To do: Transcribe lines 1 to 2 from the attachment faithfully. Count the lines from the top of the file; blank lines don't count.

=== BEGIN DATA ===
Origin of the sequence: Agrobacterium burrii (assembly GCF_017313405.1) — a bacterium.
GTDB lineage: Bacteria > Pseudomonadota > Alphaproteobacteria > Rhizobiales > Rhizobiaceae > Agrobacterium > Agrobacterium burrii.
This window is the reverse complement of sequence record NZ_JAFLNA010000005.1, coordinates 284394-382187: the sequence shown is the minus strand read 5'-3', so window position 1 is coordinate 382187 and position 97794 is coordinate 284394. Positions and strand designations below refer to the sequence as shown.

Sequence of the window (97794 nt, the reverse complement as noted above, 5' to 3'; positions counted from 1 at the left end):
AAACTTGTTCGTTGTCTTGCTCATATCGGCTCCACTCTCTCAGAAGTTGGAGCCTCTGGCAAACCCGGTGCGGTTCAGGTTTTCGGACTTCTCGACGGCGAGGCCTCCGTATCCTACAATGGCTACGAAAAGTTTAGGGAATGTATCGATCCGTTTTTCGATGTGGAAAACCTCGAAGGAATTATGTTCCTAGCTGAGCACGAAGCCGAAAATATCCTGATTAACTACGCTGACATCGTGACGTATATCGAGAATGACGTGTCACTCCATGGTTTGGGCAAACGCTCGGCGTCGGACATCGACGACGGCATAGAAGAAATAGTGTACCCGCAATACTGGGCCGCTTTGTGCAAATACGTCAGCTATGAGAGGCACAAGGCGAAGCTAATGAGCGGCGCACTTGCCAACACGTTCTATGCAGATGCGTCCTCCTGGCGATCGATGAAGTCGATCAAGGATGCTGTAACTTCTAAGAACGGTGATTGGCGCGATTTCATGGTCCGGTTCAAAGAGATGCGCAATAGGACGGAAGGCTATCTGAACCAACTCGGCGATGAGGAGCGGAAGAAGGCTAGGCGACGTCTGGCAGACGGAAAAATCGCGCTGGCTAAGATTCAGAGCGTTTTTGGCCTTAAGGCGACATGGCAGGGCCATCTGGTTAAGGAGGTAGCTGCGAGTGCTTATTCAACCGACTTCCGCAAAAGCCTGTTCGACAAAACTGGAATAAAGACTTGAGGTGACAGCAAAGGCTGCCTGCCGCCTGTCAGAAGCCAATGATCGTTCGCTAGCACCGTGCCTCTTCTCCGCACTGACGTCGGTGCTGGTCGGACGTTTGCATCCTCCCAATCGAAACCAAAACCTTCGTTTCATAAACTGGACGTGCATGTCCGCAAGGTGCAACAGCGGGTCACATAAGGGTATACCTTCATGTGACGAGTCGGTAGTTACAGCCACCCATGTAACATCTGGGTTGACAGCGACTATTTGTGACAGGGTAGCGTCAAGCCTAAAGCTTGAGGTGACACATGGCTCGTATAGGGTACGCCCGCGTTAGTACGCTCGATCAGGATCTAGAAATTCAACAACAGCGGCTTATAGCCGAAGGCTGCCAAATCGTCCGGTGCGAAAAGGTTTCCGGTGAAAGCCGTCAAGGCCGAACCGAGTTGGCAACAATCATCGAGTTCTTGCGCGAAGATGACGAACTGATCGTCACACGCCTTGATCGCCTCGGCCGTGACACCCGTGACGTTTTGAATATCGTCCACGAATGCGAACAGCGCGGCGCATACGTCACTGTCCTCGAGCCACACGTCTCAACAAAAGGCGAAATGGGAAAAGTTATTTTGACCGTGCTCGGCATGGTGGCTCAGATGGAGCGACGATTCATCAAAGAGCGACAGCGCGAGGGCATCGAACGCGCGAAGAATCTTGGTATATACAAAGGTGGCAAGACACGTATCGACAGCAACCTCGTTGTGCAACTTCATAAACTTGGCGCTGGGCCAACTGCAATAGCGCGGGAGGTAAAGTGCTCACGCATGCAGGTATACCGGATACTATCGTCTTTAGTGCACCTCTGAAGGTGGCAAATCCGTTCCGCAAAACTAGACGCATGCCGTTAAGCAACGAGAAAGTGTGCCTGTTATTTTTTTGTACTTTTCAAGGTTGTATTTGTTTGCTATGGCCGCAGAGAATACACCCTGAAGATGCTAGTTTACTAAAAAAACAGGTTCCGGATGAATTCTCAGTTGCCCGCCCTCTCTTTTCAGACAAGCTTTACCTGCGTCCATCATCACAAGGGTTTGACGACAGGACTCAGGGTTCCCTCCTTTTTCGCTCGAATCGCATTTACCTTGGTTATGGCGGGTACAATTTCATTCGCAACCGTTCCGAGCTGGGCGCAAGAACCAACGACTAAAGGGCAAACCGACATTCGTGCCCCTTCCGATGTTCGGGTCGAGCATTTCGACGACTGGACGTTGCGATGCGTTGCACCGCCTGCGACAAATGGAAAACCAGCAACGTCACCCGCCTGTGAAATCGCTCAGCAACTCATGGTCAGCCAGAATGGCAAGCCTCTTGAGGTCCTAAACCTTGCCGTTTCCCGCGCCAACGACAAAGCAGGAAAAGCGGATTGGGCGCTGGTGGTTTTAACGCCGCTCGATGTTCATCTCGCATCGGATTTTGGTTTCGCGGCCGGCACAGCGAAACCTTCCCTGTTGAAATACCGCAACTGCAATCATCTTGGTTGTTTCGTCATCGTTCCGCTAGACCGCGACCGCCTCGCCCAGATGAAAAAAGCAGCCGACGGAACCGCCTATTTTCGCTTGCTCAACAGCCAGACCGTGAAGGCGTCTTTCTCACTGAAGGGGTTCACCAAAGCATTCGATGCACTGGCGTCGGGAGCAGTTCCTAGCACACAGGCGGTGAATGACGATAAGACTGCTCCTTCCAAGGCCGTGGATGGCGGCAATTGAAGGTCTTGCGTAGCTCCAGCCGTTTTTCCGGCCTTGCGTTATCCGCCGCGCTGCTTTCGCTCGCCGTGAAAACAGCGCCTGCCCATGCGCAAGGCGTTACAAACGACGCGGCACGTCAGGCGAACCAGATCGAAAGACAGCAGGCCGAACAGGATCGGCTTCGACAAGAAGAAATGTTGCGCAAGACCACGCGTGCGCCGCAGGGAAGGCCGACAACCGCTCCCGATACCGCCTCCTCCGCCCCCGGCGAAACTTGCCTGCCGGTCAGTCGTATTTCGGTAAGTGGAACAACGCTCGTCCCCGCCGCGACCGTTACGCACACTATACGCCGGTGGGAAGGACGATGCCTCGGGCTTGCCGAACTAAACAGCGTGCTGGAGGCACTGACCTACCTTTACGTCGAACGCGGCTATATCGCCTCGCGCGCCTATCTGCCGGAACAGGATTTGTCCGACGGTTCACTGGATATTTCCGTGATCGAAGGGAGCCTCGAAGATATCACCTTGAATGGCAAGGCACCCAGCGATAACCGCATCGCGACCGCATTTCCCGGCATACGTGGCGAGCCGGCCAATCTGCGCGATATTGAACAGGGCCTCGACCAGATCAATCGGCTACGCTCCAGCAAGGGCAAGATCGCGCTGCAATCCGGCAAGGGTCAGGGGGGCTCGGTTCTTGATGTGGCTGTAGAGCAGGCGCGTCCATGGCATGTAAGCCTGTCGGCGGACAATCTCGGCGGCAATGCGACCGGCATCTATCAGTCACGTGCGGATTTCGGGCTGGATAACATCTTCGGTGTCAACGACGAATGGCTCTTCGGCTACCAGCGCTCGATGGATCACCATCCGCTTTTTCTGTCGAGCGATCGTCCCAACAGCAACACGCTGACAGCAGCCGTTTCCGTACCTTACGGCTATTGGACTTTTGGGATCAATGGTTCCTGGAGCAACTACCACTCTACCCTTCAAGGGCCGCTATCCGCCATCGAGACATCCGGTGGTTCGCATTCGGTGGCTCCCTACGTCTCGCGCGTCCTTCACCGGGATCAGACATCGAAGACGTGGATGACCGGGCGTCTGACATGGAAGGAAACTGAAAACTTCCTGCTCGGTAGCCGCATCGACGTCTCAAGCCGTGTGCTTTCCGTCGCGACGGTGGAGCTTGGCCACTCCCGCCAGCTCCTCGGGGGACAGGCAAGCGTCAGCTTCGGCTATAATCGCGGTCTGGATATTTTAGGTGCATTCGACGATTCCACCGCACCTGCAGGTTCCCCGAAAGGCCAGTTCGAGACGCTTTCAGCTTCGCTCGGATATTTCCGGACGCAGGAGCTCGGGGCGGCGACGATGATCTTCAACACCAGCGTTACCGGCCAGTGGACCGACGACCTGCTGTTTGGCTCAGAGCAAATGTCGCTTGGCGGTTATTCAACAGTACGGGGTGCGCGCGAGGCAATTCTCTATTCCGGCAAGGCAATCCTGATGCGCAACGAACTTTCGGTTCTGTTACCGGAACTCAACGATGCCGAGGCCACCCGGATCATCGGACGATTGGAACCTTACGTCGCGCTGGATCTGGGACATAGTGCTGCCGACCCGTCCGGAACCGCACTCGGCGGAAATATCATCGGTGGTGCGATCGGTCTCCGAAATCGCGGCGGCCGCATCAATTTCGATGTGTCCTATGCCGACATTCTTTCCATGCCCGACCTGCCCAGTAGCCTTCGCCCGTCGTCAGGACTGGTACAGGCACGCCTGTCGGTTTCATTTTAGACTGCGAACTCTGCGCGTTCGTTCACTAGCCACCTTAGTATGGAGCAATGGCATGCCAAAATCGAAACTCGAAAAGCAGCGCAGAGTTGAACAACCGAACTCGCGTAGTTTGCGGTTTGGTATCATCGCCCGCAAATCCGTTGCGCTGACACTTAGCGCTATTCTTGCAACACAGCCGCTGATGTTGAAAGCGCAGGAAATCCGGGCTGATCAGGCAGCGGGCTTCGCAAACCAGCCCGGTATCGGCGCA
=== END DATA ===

Origin of the sequence: Agrobacterium burrii (assembly GCF_017313405.1) — a bacterium.
GTDB lineage: Bacteria > Pseudomonadota > Alphaproteobacteria > Rhizobiales > Rhizobiaceae > Agrobacterium > Agrobacterium burrii.